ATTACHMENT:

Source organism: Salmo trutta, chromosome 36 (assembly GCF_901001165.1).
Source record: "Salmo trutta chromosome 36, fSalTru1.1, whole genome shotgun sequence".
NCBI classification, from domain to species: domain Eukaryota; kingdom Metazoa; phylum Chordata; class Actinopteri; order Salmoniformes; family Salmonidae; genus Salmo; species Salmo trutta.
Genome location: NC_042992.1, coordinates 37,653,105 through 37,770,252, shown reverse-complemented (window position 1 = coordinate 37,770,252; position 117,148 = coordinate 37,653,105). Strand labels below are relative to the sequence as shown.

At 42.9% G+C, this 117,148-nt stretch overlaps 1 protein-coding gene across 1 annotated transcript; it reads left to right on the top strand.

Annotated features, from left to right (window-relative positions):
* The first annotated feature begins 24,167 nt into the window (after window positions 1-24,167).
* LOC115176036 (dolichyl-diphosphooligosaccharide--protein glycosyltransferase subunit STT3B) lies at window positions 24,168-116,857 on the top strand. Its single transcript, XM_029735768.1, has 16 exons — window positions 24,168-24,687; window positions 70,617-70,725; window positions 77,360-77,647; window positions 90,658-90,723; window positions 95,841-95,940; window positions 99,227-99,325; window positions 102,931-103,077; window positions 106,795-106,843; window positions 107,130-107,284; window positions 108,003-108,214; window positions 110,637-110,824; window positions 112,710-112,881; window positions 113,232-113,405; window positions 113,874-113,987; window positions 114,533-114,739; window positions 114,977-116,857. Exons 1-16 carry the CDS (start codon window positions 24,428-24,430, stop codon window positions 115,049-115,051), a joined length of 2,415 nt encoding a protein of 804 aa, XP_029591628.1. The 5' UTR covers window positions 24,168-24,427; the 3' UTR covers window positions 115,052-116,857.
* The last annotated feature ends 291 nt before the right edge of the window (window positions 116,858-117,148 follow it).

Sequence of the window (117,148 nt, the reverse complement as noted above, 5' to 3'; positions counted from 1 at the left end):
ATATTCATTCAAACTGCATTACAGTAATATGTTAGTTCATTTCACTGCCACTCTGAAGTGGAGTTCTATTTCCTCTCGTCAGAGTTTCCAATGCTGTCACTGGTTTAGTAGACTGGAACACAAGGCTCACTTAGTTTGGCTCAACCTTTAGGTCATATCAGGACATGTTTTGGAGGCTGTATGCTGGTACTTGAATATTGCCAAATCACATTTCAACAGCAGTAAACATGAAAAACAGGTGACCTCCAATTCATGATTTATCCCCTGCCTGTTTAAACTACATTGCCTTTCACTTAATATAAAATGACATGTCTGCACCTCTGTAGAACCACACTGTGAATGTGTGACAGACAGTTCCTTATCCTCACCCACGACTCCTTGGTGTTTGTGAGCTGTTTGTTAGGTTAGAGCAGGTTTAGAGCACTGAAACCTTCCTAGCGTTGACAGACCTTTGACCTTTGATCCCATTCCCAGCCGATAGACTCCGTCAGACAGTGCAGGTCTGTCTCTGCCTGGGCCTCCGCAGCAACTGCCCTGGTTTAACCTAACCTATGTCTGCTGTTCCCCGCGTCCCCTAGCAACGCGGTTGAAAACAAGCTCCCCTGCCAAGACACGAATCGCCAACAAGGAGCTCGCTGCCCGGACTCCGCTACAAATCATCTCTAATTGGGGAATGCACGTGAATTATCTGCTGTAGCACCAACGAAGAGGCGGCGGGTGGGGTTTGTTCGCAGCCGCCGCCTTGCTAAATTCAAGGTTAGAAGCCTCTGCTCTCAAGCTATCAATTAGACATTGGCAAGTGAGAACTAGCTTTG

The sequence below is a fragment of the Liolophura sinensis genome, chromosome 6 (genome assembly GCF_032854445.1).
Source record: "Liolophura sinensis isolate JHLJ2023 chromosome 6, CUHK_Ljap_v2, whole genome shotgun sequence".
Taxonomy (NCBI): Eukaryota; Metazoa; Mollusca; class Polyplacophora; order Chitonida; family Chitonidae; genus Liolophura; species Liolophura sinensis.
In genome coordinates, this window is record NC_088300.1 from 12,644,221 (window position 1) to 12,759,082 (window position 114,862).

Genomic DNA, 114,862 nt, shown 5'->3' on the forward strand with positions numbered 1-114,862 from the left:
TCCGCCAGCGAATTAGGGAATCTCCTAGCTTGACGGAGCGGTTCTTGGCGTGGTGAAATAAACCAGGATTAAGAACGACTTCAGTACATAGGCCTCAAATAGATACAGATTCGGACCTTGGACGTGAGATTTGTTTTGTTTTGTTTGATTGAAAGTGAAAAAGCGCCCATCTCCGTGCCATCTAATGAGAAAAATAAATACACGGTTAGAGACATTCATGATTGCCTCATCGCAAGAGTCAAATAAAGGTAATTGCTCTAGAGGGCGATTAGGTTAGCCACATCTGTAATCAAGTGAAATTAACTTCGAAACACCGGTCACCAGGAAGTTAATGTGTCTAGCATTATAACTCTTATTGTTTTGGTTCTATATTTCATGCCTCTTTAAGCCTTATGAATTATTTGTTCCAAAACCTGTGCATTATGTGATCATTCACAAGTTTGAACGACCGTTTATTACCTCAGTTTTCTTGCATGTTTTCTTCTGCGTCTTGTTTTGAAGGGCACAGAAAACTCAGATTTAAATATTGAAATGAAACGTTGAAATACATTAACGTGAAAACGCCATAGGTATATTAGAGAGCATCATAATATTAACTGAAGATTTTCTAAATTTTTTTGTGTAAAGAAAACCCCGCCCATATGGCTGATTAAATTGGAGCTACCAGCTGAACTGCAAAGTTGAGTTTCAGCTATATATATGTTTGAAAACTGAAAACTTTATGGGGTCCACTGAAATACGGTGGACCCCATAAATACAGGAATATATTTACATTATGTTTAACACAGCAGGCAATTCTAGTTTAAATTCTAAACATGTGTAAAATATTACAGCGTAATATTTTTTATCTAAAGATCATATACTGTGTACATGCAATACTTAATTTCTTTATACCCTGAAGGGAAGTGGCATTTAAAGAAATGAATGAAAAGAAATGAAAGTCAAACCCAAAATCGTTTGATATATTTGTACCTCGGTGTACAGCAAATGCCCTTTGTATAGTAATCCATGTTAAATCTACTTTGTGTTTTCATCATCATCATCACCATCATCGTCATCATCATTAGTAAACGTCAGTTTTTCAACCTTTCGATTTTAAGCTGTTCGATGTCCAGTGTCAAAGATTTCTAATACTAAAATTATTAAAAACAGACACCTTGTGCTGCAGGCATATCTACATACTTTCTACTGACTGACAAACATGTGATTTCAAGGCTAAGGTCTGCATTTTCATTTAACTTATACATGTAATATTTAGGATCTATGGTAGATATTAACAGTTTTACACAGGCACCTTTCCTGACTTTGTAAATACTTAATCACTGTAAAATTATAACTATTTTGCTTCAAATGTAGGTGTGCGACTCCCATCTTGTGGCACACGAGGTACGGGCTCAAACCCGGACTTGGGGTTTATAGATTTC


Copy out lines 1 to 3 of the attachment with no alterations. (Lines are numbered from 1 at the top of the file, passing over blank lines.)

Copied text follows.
Source organism: Salmo trutta, chromosome 36 (assembly GCF_901001165.1).
Source record: "Salmo trutta chromosome 36, fSalTru1.1, whole genome shotgun sequence".
NCBI classification, from domain to species: domain Eukaryota; kingdom Metazoa; phylum Chordata; class Actinopteri; order Salmoniformes; family Salmonidae; genus Salmo; species Salmo trutta.